Source: Scottish Government (2021), 'Summary Statistics for Follow-up Leaver Destinations'.

School leaver destinations by SIMD

A smaller percentage of pupils from the most deprived areas reach positive destinations than those from the least deprived areas. This gap has been gradually closing, from 18.7 pp in 2009/10 to 8.3 pp in 2019/20, with the positive follow-up destination rate rising in both cohorts. The most recent data show that this rate decreased in the 2019/20 cohort for both groups by roughly the same amount.[36]

Looking at the breakdown of follow-up school leaver destinations by SIMD for 2019/20, pupils from the most deprived areas are less likely to enter Higher Education than those from the least deprived areas (27.0% of leavers from the most deprived areas compared to 62.6% from the least deprived areas). Further, 10.8% of leavers from the most deprived areas were unemployed, compared to 3.6% of leavers from the least deprived areas.

Table 3.2: Percentage (%) of school leavers by follow-up destination category and SIMD, 2019/20.
Initial Destination 0-20% (Most Deprived 20-40% 40-60% 60-80% 80-100% (Least Deprived) Percentage point gap
Higher Education 27.0 33.5 42.7 50.3 62.6 35.6
Further Education 31.5 27.8 23.5 20.3 14.2 -17.4
Training 6.3 4.2 2.3 1.7 1.0 -5.3
Employment 20.5 23.8 23.7 21.6 17.4 -3.1
Voluntary Work 0.4 0.3 0.4 0.3 0.3 -0.1
Personal Skills Development 1.9 0.7 0.5 0.5 0.4 -1.5
Positive Destinations 87.6 90.3 93.0 94.7 95.9 8.3
Unemployed Seeking 6.6 5.2 3.8 2.7 2.2 -4.4
Unemployed Not Seeking 4.2 3.4 2.2 2.0 1.4 -2.8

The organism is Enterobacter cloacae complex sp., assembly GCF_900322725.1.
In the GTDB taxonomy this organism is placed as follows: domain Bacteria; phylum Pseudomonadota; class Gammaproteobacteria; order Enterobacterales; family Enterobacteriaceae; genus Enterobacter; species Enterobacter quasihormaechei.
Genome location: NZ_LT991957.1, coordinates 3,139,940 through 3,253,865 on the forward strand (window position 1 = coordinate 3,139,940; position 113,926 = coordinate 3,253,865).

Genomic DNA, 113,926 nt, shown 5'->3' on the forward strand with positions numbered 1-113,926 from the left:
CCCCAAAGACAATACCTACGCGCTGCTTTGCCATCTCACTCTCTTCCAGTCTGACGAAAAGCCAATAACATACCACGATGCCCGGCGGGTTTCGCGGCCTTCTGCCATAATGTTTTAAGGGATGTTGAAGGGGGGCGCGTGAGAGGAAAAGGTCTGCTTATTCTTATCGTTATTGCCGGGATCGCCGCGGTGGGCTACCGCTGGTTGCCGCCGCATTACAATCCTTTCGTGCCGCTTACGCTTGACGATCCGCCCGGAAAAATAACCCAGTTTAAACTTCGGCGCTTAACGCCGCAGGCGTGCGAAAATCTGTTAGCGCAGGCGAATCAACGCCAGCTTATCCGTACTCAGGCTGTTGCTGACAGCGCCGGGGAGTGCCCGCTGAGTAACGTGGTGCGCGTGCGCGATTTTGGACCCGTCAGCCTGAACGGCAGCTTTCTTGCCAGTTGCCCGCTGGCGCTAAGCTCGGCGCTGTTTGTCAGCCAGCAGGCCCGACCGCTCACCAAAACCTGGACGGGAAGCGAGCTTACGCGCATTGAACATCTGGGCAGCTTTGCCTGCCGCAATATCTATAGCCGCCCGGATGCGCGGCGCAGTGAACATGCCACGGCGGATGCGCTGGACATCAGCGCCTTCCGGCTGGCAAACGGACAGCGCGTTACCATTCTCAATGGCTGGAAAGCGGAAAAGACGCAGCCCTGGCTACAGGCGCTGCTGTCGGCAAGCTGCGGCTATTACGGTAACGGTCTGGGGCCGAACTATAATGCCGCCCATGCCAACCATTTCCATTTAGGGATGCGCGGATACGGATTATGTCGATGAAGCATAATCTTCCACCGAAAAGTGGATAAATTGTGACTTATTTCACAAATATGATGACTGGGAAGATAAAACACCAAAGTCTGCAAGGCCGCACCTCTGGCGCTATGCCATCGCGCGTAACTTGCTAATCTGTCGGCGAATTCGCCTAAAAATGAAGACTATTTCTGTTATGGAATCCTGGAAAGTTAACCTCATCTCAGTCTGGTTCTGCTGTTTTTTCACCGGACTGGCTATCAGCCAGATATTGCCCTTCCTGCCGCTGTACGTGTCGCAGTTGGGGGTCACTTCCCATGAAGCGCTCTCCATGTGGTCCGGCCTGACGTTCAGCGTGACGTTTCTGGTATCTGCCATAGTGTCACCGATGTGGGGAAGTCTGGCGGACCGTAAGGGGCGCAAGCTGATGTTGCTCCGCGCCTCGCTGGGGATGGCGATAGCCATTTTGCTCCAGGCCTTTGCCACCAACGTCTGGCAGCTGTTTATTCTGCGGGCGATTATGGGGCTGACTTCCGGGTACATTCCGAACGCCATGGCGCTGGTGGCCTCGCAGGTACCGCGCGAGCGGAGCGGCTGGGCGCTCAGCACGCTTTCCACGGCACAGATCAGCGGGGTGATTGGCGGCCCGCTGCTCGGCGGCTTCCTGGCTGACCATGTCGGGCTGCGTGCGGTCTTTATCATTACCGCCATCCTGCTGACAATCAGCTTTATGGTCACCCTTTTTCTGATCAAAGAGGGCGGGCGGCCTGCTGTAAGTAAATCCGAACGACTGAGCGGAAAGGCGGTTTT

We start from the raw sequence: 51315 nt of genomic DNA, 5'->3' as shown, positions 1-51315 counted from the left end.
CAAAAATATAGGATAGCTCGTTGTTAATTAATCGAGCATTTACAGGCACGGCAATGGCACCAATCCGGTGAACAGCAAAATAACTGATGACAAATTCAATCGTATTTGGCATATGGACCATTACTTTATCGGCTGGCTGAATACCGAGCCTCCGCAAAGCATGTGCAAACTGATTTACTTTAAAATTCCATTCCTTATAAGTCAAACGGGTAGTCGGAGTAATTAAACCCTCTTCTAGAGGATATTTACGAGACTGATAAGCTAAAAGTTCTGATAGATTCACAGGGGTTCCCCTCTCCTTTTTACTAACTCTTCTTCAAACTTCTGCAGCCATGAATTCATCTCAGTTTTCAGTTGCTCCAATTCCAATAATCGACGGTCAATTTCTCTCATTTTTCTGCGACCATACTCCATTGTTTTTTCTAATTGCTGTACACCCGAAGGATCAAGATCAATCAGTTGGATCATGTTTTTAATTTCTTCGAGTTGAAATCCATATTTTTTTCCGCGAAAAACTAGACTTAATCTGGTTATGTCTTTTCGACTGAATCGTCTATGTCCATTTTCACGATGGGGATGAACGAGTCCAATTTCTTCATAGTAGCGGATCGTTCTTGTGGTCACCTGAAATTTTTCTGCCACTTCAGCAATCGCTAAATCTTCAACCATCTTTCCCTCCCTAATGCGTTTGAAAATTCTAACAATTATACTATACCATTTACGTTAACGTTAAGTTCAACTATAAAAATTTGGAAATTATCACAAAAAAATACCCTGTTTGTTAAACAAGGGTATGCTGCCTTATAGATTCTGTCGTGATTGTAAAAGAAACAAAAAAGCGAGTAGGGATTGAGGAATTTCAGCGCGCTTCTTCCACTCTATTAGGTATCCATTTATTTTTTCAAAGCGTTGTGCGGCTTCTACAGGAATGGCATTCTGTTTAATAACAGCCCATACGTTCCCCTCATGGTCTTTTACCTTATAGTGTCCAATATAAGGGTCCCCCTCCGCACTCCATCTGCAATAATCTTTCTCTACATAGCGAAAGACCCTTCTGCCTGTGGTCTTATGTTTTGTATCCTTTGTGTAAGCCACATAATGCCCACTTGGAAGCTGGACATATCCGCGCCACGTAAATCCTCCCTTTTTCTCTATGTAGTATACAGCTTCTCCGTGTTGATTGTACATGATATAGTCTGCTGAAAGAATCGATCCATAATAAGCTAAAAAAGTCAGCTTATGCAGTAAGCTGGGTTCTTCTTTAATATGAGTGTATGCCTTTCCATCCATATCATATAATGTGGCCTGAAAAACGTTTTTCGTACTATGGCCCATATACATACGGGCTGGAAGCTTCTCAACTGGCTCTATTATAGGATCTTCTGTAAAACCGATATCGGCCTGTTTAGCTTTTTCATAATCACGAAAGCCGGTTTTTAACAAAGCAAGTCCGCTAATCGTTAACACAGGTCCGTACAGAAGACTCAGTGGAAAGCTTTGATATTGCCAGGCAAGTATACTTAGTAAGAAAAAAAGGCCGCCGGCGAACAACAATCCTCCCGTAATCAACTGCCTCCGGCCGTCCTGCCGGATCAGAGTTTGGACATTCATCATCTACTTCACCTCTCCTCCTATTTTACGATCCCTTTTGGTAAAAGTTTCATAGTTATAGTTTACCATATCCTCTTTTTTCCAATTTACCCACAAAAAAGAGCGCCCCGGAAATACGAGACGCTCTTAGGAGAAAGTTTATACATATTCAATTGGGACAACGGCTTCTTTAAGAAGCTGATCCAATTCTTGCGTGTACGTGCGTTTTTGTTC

Unknown 1.6 1.2 0.9 0.6 0.6 -1.1
Other Destinations 12.4 9.7 7.0 5.3 4.1 -8.3

Source: Scottish Government (2021), 'Summary Statistics for Follow-up Leaver Destinations'.

School leaver destinations by equalities

School leavers with and Additional Support Need (ASN) are less likely to be in a positive destination, with 87.2% being in a positive follow-up destination in 2019/20, compared to 94.9% of leavers without a recorded ASN, as shown in Table 3.3.

Data is not available for all ethnic groups for all years due to small numbers of school leavers but, based on the data that is available, pupils of an Asian ethnic background tend to be more likely to be in a positive destination. Pupils from a white or mixed ethnic background were less likely to be in a positive destination in 2019/20 compared with 2018/19. Pupils from Asian or African/Black/Caribbean backgrounds were actually more likely to be in a positive destination in 2019/20 than 2018/19.

Women are more likely to be in a positive destination than men, with 93.6% of women being in a positive follow-up destination in 2019/20 compared to 90.9% of men.

Table 3.3: Percentage (%) of school leavers in a positive follow-up destination, by pupil characteristic, 2014/15 to 2019/20.
Pupil Characteristic 2014/15 2015/16 2016/17 2017/18 2018/19 2019/20
Sex
Male 91.4 90.9 92.4 92.4 92.1 90.9
Female 92.9 92.3 94.0 94.3 93.7 93.6
Ethnicity
White – Scottish 92.1 91.5 93.0 93.2 92.7 92.0
White – non-Scottish 92.2 92.8 93.9 94.2 93.5 92.3
Mixed or multiple ethnic groups 93.0 93.0 92.7 93.6 92.8 91.7
Asian – Indian 96.3 96.9 * 97.2 94.4 95.4
Asian – Pakistani 95.2 92.5 95.7 93.5 94.8 95.6
Asian – Chinese 97.1 95.9 * 96.8 * *
Asian – Other 96.2 95.1 95.3 93.9 * *
African/Black/ Caribbean 94.4 92.3 93.9 96.0 94.1 95.1
All other categories 91.2 88.4 94.5 92.0 93.6 93.3
Not disclosed/Not known 90.6 88.8 90.7 89.8 88.9 90.2
Additional Support Needs
ASN 86.2 85.2 87.7 88.4 87.9 87.2
No ASN 93.7 93.5 95.0 95.3 95.1 94.9

Source: Scottish Government (2021), 'Summary Statistics for Follow-up Leaver Destinations'.
*value suppressed to protect against the risk of disclosure of personal information.

School leaver destinations for looked after children?[37]

Looked after children are a group of vulnerable young people who are also referred to as 'care-experienced'. A young person may become looked after for a number of reasons, including neglect, abuse, complex disabilities which require specialist care, or involvement in the youth justice system.

Based on Scottish Government's report 'Education Outcomes for Looked After Children – 2019/20'[38] published in June 2021, there were an estimated 943 young people who were looked after at any point between August 2019 to July 2020 and who were in the 2019/20 school leaver cohort. This represents 2% of the 47,454 school leavers in 2019/20.